Energy Recovery Ventilator – What Is It and When Do You Need It?

Wednesday, June 1st, 2011

It isn’t cheap to heat and cool the air you circulate through your home every day. In fact, heating and cooling can be the most expensive energy related systems you operate. So, the last thing you want is to open a window and pour all of that conditioned air into the great outdoors.

That’s why most modern homes are sealed up so tightly. The heated and cooled air you enjoy so much needs to be retained, both to save money and to reduce your energy use. It’s why the government offers credits for things like insulation upgrades and the purchase of more energy efficient comfort systems.

But, while sealing everything saves you money and reduces your energy use, it can negatively impact your indoor air quality. Without proper circulation and ventilation, the air in your home grows thick with indoor contaminants like pet dander, pollen, dust, and possibly even bacteria or gasses. Normally, these things would be circulated outside through traditional ventilation. But, because of your heating and cooling system, the age old method of cracking a window to let a little fresh air in just doesn’t work anymore.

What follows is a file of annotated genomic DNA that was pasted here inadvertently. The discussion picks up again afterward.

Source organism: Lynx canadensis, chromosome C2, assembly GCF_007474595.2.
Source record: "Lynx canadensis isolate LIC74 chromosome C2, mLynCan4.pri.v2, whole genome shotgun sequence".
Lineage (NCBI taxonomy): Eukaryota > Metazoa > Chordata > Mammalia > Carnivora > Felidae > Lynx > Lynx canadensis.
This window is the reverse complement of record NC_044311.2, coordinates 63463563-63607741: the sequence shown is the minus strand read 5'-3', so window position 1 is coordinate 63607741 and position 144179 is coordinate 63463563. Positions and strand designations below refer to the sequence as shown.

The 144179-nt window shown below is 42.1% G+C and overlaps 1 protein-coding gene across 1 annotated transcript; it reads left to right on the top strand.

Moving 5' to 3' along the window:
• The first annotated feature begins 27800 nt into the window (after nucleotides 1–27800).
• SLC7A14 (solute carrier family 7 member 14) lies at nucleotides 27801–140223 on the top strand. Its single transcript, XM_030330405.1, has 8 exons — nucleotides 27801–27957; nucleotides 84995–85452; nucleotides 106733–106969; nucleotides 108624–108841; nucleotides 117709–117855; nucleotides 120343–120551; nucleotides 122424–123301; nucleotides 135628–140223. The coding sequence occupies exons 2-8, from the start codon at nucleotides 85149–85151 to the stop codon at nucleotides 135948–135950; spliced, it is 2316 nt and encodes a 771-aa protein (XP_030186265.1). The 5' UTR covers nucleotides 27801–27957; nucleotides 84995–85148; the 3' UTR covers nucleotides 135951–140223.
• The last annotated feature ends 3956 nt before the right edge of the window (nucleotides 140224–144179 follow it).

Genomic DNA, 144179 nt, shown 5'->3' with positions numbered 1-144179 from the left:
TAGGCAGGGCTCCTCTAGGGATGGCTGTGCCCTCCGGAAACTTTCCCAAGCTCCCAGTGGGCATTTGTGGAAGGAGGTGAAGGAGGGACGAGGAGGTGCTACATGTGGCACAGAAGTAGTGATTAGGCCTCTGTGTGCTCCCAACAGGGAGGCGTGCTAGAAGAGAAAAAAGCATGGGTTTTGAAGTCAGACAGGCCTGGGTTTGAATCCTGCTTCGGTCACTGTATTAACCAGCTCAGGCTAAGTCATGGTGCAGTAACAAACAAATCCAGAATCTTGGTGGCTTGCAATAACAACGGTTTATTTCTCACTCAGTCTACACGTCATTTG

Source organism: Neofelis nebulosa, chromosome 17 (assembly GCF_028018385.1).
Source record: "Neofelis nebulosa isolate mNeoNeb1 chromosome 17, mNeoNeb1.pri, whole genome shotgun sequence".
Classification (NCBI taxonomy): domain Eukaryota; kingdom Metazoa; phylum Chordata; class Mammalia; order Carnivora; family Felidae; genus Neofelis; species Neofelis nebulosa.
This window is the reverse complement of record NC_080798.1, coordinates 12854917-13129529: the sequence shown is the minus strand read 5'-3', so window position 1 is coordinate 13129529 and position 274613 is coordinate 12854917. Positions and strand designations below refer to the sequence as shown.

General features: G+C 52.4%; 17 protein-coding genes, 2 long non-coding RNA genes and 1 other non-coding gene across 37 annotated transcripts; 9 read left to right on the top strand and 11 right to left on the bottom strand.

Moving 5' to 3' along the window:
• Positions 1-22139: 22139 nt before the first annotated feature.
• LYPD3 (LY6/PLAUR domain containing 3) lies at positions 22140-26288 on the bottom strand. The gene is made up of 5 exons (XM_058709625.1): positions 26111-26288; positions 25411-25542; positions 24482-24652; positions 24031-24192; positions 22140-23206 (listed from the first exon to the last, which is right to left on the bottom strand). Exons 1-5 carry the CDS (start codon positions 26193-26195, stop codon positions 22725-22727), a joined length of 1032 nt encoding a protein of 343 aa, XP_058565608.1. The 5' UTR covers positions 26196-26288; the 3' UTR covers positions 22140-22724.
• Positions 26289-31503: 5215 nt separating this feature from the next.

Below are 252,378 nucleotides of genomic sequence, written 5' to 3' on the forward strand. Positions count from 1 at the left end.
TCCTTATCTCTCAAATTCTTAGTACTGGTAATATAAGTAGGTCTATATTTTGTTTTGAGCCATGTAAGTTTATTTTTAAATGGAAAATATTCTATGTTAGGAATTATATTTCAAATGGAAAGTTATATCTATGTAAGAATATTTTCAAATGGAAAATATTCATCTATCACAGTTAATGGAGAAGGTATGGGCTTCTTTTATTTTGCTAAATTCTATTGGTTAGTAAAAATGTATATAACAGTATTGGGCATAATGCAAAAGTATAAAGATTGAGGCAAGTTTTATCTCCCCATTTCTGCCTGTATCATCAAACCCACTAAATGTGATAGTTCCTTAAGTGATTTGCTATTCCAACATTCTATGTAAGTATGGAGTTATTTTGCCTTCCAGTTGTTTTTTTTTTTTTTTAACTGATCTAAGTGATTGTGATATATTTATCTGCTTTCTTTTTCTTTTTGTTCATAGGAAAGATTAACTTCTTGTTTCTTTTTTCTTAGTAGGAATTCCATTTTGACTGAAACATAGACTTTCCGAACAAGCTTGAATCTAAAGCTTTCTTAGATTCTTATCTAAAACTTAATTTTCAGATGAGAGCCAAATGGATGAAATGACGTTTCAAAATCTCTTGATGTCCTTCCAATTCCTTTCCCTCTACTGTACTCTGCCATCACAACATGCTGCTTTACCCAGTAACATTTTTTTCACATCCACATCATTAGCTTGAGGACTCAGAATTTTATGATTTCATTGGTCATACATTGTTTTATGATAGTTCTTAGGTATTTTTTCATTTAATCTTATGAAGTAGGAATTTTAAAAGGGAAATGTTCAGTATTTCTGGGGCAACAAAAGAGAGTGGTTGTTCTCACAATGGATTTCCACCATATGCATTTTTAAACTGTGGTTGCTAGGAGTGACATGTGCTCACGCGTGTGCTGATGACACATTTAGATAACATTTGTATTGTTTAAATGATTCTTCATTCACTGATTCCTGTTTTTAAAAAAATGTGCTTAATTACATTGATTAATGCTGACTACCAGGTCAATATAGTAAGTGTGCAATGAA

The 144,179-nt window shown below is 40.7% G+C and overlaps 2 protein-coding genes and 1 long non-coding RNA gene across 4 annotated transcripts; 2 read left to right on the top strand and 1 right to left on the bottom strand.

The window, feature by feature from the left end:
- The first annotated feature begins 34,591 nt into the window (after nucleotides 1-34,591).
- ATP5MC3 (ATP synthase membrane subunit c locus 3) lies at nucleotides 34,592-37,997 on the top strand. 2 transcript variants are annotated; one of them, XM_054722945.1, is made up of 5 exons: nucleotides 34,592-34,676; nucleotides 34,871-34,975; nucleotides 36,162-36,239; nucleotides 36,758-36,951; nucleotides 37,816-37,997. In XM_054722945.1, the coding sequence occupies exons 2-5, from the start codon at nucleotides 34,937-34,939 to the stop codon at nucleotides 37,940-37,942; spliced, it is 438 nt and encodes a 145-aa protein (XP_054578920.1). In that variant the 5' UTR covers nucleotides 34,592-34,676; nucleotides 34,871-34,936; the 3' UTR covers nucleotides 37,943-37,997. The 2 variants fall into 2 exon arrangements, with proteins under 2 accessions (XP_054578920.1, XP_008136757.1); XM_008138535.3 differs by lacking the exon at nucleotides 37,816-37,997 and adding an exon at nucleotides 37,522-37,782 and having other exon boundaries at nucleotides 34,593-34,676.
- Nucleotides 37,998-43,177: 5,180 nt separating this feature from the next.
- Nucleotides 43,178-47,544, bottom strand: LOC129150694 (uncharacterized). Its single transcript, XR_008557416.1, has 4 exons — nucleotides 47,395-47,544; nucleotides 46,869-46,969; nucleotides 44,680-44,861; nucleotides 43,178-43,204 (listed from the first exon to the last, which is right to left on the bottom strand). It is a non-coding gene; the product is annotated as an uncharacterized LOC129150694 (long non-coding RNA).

An energy recovery ventilator solves this problem. Instead of just pouring heated or cooled air outside and replacing it with fresh air, an energy recovery ventilator passes the air through a series of chambers. Within those chambers the heat is transferred from the warmer air to the cooler air.

In the winter, this means the indoor air passes its energy to the incoming air, retaining the heat your furnace or boiler generated. In the summer, the air coming in from outside passes its heat energy to the cooled indoor air as it leaves and only cool air enters your home.

In effect, an energy recovery ventilator works to reduce the cost of both heating and cooling. It is true that most indoor air quality systems are designed to remove many of the contaminants you flush outside, but relying solely on your air purifier or filter puts undue stress on the equipment. Not only will you need to replace filters and cartridges more often, you may need to replace the entire system earlier than you would otherwise. If you’re tired of losing all that conditioned air just to get a fresh breath, look into these amazing machines for your indoor air system.